It's not an attack, it's more a statement of truth. The AES publishes all sorts of things. Papers with interesting ideas and no data (eg, the J. Dunn 'equiripple filters cause preecho' paper, which presents a fascinating insight, even if it doesn't work out in practice), papers with data that are effectively WTFLOL (the famous Oohashi MRI paper) and papers that are more careful controlled studies. It runs the whole gamut on both sides, just as I said.

Do you deny that a substantial portion of the membership, including many elders of the group, are not 'bigger numbers are always audibly better' audiophiles? It was Andy Moorer himself who, with no hard data, kicked off the insane sampling rate race that now has some hardcore audiophiles wondering if 192kHz is enough.. they're holding out for 384kHz!

Is the AES a worthless cesspool? Oh heck no. Never said that. But treating its publications as more than a good industry rag (where it's sometimes hard to tell the research from the advertisements).. or perhaps an advanced debating club... is probably not a very good idea. Treating any one AES paper as gospel is just insane.

Comment An exercise for the reader (Score 1) 255

Assuming from the press release that this is an apodizing filter that 'removes' Gibbs effect preringning... how many peer reviewed studies can we compile here below my post that indicate anyone can hear these 'artifacts'?

Ready, on your marks, go!

Be careful of publications from the businesses that are pushing these filters (eg, Meridian audio / J. Robert Stuart). AES papers count only if the results have been independently reproduced (the AES is in the business of publishing 'interesting ideas', and the papers run the gamut of careful science to raving lunacy).

"I listened and _totally_ heard a rounder, fuller sound with better staging" is not data. It's what audiophiles have said of every nonsense breakthrough of the past 40 years. The one true breakthrough, digital audio, they generally still roundly pan and feel the need to 'fix' by sprinkling fertilizer all over it. It's like holy penguin pee, only it smells bad.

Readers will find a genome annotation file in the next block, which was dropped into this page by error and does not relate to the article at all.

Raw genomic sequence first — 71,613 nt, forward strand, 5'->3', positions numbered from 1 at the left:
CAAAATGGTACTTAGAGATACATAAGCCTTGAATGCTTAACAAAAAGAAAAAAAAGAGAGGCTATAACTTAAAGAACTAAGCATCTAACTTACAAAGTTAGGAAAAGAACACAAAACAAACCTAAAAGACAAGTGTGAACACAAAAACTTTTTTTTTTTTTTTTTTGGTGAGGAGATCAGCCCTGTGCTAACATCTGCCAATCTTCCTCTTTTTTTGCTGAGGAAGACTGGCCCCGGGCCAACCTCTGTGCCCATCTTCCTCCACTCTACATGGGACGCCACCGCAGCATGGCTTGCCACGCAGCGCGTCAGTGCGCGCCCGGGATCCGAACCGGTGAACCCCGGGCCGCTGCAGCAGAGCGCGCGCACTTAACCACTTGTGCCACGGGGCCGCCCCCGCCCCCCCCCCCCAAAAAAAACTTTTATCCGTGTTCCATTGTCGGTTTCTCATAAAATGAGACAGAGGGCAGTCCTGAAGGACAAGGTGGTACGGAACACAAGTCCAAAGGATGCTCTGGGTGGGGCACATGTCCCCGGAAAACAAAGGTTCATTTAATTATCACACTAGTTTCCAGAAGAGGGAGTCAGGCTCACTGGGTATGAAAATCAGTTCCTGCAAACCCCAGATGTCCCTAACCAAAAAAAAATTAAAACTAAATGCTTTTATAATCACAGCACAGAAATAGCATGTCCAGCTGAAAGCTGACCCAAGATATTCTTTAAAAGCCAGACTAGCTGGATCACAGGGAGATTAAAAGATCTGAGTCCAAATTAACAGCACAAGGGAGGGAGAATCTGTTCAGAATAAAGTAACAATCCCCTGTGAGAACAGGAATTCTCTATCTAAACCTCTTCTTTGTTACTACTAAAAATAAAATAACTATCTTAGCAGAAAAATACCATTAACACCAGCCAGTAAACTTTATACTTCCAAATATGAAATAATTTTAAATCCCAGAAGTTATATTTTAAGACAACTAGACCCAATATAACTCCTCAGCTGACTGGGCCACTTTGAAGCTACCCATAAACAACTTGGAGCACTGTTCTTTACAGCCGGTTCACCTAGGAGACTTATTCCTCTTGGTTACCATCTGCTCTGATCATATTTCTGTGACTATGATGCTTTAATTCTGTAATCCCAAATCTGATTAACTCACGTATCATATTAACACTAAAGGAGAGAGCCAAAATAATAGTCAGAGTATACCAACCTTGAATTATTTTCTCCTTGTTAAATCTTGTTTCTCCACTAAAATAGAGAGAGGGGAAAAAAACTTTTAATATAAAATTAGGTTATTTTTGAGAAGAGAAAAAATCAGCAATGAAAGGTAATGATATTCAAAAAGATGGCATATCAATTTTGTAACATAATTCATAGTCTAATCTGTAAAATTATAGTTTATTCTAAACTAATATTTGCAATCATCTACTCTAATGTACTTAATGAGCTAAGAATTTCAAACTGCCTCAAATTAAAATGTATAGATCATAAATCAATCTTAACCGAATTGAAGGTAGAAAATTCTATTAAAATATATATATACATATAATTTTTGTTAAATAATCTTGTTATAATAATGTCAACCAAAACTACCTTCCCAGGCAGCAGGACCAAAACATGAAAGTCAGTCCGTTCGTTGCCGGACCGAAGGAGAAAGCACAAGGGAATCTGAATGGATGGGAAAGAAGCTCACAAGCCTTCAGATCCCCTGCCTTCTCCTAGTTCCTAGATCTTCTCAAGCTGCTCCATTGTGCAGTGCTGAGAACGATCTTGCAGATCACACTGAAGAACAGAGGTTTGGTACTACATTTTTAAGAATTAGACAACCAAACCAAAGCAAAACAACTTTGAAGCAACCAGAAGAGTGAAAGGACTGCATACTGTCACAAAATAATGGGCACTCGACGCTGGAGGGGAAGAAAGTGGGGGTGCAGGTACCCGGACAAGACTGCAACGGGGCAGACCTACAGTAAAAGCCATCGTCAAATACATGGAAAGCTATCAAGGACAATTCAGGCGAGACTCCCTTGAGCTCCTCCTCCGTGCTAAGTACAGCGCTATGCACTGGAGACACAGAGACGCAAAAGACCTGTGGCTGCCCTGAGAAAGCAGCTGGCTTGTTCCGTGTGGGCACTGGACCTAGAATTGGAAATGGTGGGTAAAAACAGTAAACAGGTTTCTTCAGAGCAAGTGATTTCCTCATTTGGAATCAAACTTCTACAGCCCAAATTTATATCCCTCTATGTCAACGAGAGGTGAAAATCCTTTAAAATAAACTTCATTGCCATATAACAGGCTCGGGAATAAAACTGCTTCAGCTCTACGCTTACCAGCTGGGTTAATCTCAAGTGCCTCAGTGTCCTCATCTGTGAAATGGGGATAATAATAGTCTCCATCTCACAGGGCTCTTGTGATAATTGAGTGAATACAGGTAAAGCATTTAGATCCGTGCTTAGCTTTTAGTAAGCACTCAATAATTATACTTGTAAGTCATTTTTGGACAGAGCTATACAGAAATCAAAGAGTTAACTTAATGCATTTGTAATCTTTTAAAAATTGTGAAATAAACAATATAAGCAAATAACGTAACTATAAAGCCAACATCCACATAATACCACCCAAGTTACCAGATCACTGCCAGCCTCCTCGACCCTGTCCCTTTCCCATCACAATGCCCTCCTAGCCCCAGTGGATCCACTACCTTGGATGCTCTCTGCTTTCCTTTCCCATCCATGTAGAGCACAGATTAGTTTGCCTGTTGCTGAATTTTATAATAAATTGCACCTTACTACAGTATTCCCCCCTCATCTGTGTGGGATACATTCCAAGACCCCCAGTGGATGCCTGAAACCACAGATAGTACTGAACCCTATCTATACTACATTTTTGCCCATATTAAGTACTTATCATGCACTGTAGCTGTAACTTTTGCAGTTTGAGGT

'Proofs' and explanations are nice, I indulge in them myself, but the blind listening data is the final authority.

Comment So long and thanks for all the fish (Score 1) 320

We had about six years where Linux wasn't the unsupported red-headed stepchild of the Web. It was nice while it lasted.

Firefox is losing market share, so it's understandable that they want to avoid the following: "We notice you have an unsupported browser. Please download Safari or IE to view this content". That wouldn't really serve anyone's interests.

Unfortunately, this just pushes the problem onto Linux as a whole: "We notice you have an unsupported OS. Please use Mac OS or Windows to legally view this content."

Comment Re:The article writer is a deaf idiot (Score 1) 841

If you turn the samples up until you can hear the noise floor, you can easily hear the difference. Of course, at those levels, a full range signal would launch your speaker cones out of the cabinets. So is that a fair comparison of 16 vs 24?

There are any number of ways to cheat an ABX test to your own satisfaction. If the goal is to delude yourself, you'll probably succeed.

Slashdot Top Deals

ASCII a stupid question, you get an EBCDIC answer.